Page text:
It's the last thing most people want to see at this tax-paying time of the year: A plain brown envelope marked "Official Government Business" with the return address of the Internal Revenue Service.
But don't panic. The news might not be as bad as you think.
While a full-blown tax audit might be your first thought, that notice might be the extent of your contact with the IRS. The agency might be telling you that you've made a math error on your return that must be fixed. Or maybe something on your W-2 doesn't agree with your tax return. In such correspondence-audit situations, you usually can clear up the discrepancy with a couple of exchanges of information via the mail.
Then again, the worst could happen and that envelope could be a notice that one of your past tax returns is being audited in full. In this case, what do you do?
Sharon Tabor Warren, an enrolled agent and author from Amherst County, Va., says, "If I have prepared the client's tax return for the year under audit, I ask them for an IRS power of attorney, Form 2848, and to forward their audit notice to me. Then, I tell them to sit back and relax -- I'll handle it from there."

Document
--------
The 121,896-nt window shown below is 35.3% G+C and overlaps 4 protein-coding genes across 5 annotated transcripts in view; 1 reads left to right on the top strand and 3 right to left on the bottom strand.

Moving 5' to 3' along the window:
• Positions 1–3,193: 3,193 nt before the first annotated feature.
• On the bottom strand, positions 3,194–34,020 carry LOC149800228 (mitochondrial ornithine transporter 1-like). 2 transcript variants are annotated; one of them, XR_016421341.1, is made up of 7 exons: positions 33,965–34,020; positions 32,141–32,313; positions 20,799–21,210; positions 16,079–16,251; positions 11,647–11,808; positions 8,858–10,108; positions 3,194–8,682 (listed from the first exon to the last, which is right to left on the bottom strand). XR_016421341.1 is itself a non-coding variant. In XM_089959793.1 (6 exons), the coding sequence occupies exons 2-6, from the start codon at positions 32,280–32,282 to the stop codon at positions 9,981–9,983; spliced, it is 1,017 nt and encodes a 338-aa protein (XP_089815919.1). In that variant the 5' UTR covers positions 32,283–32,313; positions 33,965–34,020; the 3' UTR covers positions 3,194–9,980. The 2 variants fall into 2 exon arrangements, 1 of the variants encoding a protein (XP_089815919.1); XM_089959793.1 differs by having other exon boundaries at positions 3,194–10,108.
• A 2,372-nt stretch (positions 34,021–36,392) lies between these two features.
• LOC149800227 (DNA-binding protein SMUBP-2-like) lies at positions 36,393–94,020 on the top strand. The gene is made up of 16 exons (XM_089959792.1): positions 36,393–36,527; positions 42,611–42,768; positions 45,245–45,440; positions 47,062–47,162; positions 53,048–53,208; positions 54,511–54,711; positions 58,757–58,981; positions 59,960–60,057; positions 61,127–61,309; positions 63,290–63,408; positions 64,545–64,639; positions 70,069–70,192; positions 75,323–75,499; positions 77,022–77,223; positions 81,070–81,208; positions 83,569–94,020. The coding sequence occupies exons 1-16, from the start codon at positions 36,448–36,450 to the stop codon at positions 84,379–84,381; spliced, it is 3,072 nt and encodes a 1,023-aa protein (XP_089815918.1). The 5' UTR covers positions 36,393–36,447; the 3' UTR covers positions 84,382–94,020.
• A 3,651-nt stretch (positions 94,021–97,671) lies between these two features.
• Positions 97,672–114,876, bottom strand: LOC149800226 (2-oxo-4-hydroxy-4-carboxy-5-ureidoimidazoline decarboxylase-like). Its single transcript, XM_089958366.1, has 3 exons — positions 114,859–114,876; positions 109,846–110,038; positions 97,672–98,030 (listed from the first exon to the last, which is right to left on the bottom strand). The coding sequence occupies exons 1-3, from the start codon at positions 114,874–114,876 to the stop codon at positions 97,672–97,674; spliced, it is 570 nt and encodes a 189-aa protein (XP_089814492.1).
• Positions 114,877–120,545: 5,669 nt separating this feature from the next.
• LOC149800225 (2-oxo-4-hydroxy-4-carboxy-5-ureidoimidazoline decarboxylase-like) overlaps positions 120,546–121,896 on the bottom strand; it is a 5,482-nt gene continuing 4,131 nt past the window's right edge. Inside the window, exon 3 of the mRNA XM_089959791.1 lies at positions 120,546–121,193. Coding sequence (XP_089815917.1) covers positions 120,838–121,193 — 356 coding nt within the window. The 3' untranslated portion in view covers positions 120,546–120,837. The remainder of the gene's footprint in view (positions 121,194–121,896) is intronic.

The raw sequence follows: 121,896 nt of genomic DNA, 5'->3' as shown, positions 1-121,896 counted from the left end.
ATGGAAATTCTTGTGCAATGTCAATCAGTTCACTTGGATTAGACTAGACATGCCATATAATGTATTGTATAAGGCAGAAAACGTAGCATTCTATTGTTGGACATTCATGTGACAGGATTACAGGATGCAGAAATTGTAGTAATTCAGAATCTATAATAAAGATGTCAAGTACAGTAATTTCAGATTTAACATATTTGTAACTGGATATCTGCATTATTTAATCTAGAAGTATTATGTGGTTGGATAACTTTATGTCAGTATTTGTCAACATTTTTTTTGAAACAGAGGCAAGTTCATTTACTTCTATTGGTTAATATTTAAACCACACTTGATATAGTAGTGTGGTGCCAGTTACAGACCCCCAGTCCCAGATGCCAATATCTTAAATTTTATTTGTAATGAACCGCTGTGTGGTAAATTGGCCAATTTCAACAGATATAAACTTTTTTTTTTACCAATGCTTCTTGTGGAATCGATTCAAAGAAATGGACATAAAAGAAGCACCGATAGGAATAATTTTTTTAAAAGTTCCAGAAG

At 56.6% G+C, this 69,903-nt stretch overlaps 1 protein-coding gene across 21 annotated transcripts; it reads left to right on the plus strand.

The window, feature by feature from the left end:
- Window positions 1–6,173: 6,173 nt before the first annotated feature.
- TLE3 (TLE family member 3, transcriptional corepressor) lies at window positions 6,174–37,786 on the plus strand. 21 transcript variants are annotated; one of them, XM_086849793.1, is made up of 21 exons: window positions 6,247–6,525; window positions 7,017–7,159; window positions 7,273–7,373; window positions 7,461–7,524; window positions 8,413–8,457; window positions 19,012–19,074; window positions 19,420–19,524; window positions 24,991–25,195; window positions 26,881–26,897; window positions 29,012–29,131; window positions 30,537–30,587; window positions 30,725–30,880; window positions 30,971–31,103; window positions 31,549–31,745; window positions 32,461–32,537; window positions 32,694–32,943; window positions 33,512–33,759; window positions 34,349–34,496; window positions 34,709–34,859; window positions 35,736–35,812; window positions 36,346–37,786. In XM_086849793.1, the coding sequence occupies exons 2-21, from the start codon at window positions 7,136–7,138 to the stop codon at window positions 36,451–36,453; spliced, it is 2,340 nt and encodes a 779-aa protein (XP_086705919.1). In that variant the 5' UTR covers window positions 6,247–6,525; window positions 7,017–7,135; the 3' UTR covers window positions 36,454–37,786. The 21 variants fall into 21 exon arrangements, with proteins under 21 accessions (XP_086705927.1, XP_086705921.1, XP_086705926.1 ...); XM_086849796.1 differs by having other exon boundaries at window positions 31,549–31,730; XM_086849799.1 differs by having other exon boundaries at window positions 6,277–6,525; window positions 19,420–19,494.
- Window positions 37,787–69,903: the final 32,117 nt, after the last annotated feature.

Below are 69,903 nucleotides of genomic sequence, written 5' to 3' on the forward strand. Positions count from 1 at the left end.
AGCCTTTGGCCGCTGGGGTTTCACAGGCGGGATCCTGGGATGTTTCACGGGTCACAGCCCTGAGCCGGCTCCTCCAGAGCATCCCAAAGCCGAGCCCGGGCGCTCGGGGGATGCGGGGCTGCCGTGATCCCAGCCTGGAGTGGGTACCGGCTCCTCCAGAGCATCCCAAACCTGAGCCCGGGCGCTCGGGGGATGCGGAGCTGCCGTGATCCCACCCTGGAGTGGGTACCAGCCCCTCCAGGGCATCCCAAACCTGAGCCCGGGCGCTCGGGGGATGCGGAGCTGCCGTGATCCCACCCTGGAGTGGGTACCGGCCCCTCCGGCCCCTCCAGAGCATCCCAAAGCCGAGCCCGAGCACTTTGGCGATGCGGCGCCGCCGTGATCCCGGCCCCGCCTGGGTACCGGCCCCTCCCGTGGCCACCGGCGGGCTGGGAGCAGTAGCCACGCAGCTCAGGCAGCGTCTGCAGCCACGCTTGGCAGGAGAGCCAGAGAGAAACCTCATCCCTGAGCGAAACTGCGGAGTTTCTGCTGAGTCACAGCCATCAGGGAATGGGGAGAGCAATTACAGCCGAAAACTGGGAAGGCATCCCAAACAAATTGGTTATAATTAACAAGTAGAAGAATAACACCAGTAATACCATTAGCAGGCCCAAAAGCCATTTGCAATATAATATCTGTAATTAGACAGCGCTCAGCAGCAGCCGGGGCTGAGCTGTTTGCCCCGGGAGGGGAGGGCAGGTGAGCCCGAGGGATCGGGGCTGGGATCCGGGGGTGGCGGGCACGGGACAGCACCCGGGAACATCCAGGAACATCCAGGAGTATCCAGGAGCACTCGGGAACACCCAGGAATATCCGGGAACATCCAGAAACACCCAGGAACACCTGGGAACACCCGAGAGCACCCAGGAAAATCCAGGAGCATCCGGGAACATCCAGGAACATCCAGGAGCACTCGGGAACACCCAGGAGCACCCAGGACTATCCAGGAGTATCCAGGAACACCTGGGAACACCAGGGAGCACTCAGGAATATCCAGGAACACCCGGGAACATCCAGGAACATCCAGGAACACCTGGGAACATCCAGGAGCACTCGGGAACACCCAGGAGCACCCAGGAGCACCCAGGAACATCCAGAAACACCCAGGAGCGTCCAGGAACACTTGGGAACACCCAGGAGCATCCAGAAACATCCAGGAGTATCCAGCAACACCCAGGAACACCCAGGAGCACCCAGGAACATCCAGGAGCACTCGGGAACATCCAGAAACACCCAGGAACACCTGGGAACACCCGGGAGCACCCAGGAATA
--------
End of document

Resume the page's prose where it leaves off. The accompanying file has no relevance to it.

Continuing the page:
This makes a good case for having a professional prepare your tax returns!
Warren continues, "I never recommend that a client call the IRS themselves nor attend the audit. They can unwittingly reveal information that is not required and potentially cause more problems." A tax professional licensed to practice before the IRS can deal with the IRS and attend the audit for you.
Even with professional representation, you still must prepare for an audit by gathering information and taking it to your tax representative. Carol, a Massachusetts resident who endured an audit, says that her three top tips for preparing for the experience are "good records, good records and more good records." In other words, adequate record keeping year round, not just on April 15, is essential in case of an audit.
More specifically, how should you, a taxpayer, prepare for an audit if it happens? These tips will point you in the right direction:
Retain the services of a professional. Enrolled agents, tax attorneys or CPAs may represent you at an audit. They are trained in tax law and can represent you much better than you can represent yourself. To a lay person, reading the tax code is like reading a foreign language. Enrolled agents have been around since the post-Civil War days and go through relatively grueling training in this very area.